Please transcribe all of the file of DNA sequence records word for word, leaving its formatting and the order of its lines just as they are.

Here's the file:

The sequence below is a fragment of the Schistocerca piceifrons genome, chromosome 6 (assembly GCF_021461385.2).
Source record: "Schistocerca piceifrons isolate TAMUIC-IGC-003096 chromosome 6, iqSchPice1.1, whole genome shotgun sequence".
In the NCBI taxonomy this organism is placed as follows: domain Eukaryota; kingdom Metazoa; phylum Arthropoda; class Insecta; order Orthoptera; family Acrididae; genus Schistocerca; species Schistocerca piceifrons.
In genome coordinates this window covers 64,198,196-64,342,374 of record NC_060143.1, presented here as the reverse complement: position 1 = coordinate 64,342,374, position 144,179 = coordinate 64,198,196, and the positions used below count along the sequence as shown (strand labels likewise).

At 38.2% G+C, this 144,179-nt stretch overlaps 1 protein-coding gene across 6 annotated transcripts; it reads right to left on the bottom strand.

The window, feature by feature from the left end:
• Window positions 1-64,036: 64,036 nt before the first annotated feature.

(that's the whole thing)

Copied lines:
The sequence below is a fragment of the Schistocerca piceifrons genome, chromosome 6 (assembly GCF_021461385.2).
Source record: "Schistocerca piceifrons isolate TAMUIC-IGC-003096 chromosome 6, iqSchPice1.1, whole genome shotgun sequence".
In the NCBI taxonomy this organism is placed as follows: domain Eukaryota; kingdom Metazoa; phylum Arthropoda; class Insecta; order Orthoptera; family Acrididae; genus Schistocerca; species Schistocerca piceifrons.
In genome coordinates this window covers 64,198,196-64,342,374 of record NC_060143.1, presented here as the reverse complement: position 1 = coordinate 64,342,374, position 144,179 = coordinate 64,198,196, and the positions used below count along the sequence as shown (strand labels likewise).

At 38.2% G+C, this 144,179-nt stretch overlaps 1 protein-coding gene across 6 annotated transcripts; it reads right to left on the bottom strand.

The window, feature by feature from the left end:
• Window positions 1-64,036: 64,036 nt before the first annotated feature.